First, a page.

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Last Updated: Thursday, 22 March 2007, 12:35 GMT
Working as a nurse in Australia
Sarah Hector
Nurses have to register with the regulatory authority in the territory they intend to work in
Moving to nurse in Australia may seem an attractive proposition but there are important issues to consider before taking such a life changing step.

Things to consider when making the move to Australia.

The anxiety from leaving a country and people that you know, to one that you don't.

The adventure of discovering a new city and country.

Working out the internal processes of the hospital and getting used to different medical terminology can be stressful.

You have to consider the impact not only for yourself but for partners and children alike.

Nurses are required to register with the regulatory authority in the state or territory in which they intend to practice.

Midwives can be registered after appropriate education, but most states and territories require they must first be registered as a nurse.

Nurses who wish to migrate to Australia under the General Skilled Migration category need to have their qualifications assessed before applying to the Department of Immigration and Multicultural Affairs (DIMA) for migration.

This assessment is undertaken by the Australian Nursing Council Incorporated (ANCI).

If a nurse is eligible to apply for registration in Australia, this will count towards points that can be gained for immigration purposes.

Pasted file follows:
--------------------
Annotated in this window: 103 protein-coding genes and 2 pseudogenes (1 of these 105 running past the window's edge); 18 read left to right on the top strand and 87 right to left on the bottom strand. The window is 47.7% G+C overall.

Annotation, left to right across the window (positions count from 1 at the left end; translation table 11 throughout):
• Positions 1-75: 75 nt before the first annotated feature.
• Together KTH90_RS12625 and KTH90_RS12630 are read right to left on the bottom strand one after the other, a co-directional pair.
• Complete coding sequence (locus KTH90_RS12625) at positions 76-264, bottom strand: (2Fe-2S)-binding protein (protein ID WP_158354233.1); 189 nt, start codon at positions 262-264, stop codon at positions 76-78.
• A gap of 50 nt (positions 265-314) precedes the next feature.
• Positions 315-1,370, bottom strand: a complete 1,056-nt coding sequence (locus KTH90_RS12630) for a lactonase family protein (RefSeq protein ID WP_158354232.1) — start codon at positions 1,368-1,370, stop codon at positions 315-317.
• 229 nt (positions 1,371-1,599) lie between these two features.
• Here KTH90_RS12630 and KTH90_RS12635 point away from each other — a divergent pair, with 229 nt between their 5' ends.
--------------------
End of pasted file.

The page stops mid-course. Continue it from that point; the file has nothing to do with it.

Rob and Clare Carey
Rob Carey settled in Cairns

Australia is relatively welcoming and straightforward if you are aged 18-30 for anyone from the UK wanting to travel and work there during a gap year.

However, you still need the right sort of visa and there are strict rules about what you can do and how long you can work.

For a working holiday the starting point is Form 1150, the application to participate in the Working Holiday Maker (WHM) programme.

You can download it as a pdf document from the the Australian High Commission - Department of Immigration & Multicultural Affairs website.

You should make sure you have been granted a work visa before you make any travel arrangements.

The working holiday maker visa for Australia is available for one or two years, is electronic, and visa holders can work for any one employer for six months or study for four months.

Processing the application takes four to five weeks with a charge about 65.

A working holiday visa is a 'multiple entry' visa, which means that you can go in and out of Australia as many times as you like during the 12 months.

You cannot have any dependent children, or have previously entered Australia on a WHM visa neither can you work longer than three months for any one employer and you must show evidence of having access at least 2,000 to help support yourself during your trip.

Some types of work - including bar work - require you to provide evidence of a medical examination when you apply for a visa.

Sarah Hector with patient
Nurses have to learn different terminology

If for any reason you decide to just travel this time round, go for an ordinary visitors visa.

Work permits are only granted once in a lifetime so it's worth saving that for when you do want to spend a whole year there with some periods of work and some of travel.

Many nurses will opt for the Skilled Visa.

The approximate processing time for Skilled Migration applications is six months if your occupation is on the Migration Occupations in Demand list or is being processed under one of the regional categories.

For all other categories the approximate processing time is nine to 12 months. Sarah Hector, who featured in the BBC Real Story programme contacted a nursing recruitment agency based here in the UK and Australia - Australia Nursing Solutions but this is just one of several nursing agencies.

While Rob Carey was offered a number of jobs by various hospitals across Australia before opting for the Cairns Base Hospital, Queensland.

The lure of nursing 'Down Under'
22 Mar 07 |  Real Story

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